Paul Simon

Still Crazy After All These Years (Columbia)

Maia Sharp Digs Still Crazy (After All These Years): Singer and songwriter Maia Sharp told us about her love for a Paul Simon classic.



Maia Sharp: When you’ve been listening to music since the moment your tiny new ears came online, the task of choosing a “favorite album” is a challenging one.  My not-so-new ears and I have spent the morning trying to imagine the criteria that only a Favorite Album (capital F and A) would satisfy.  I’m going with the decathlon.  Do all of the following 10 beautiful things apply?  1. Makes me feel better 2. Lets me not feel better if I’m not ready 3. Helps me feel understood 4. Makes me mad at it for songs I wish I’d written 5. Inspires me to play or sing along to it 6. I’ve proudly put it on with a gathering of friends 7. I’ve selfishly put it on when I’m alone 8. I learned something from it 9. I’ve purchased it on vinyl, CD and download (sometimes more than once) and 10. It plays like a full album.  In the small batch of favorites left standing, Paul Simon’s Still Crazy After All These Years rose to the surface.

There was always music playing in my childhood home.  Mom and dad were in a band together in high school and dad (Randy Sharp) has been a songwriter/musician/producer my whole life.  Their album collection was like a fine wine cellar with plenty of Paul Simon, Rickie Lee Jones, Bonnie Raitt, Joni Mitchell, Stevie Wonder, Jackson Browne, James Taylor, Randy Newman and Phoebe Snow.  I was lucky.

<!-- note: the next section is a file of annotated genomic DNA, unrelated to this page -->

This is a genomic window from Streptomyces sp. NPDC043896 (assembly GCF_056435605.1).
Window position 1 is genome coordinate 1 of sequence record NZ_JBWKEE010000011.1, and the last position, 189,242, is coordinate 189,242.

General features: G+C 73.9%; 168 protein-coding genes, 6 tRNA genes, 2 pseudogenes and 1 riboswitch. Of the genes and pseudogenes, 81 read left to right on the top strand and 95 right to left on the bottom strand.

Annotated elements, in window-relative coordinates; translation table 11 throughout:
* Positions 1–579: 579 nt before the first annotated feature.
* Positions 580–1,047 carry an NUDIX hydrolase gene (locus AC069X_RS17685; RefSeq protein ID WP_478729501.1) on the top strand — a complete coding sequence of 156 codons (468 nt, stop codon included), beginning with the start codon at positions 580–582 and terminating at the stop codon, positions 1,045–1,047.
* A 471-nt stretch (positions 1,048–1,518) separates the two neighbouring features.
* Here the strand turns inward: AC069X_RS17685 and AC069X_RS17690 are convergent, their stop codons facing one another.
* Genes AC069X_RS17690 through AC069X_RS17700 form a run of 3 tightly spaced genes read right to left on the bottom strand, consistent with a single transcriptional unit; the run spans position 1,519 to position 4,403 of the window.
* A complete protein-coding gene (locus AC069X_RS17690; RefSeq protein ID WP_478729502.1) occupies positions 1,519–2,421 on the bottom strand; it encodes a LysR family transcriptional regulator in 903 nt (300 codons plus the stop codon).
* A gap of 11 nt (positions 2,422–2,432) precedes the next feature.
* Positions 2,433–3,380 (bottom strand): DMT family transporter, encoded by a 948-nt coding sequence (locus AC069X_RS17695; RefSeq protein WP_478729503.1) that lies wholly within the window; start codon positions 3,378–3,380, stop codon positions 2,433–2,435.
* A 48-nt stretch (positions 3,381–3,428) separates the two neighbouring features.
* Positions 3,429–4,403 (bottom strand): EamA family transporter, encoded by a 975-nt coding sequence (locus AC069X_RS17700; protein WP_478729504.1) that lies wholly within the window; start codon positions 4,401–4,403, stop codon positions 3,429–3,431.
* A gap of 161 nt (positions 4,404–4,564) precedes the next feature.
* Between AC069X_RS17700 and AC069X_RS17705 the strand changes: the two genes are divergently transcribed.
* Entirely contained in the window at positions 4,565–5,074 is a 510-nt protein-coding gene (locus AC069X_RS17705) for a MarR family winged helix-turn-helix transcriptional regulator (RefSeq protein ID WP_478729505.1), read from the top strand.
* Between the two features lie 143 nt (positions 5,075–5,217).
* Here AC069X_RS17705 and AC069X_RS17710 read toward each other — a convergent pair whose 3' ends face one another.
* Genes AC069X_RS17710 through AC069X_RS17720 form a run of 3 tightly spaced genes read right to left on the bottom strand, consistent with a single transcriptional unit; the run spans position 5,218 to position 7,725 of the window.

Michael Brecker’s perfect saxophone solo in the title cut was one of the first I ever learned off of an album.  “My Little Town” is one of those songs I wish I’d written.  “…As I pledged allegiance to the wall…My mom doing the laundry, hanging up shirts in the dirty breeze.”  Steve Gadd’s pattern on “50 Ways to Leave Your Lover” inspired me to buy a drum set.  “Some Folks Lives” had any message I needed to hear when I needed to hear it and it was the first time I recognized a kind of secular gospel in a lyric “here I am lord, I’m knockin’ at your place of business.  I know I ain’t got no business here.”  I already loved Phoebe Snow and there she is on “Gone at Last.”  It’s like there was a magical world where everyone I loved was working together and I wanted in.  In “You’re Kind” the narrator is totally unlikeable in a Randy Newman-like way and really just telling us he’s scared, petty and generally unloved without ever coming out and saying it.  I go back to this album regularly, bringing a little more life and professional experience to each new listen, and “Still Crazy After All These Years” qualifies for the decathlon every time.

Maia Sharp Digs Still Crazy (After All These Years): Maia Sharp’s Reckless Thoughts album is out August 18.








































































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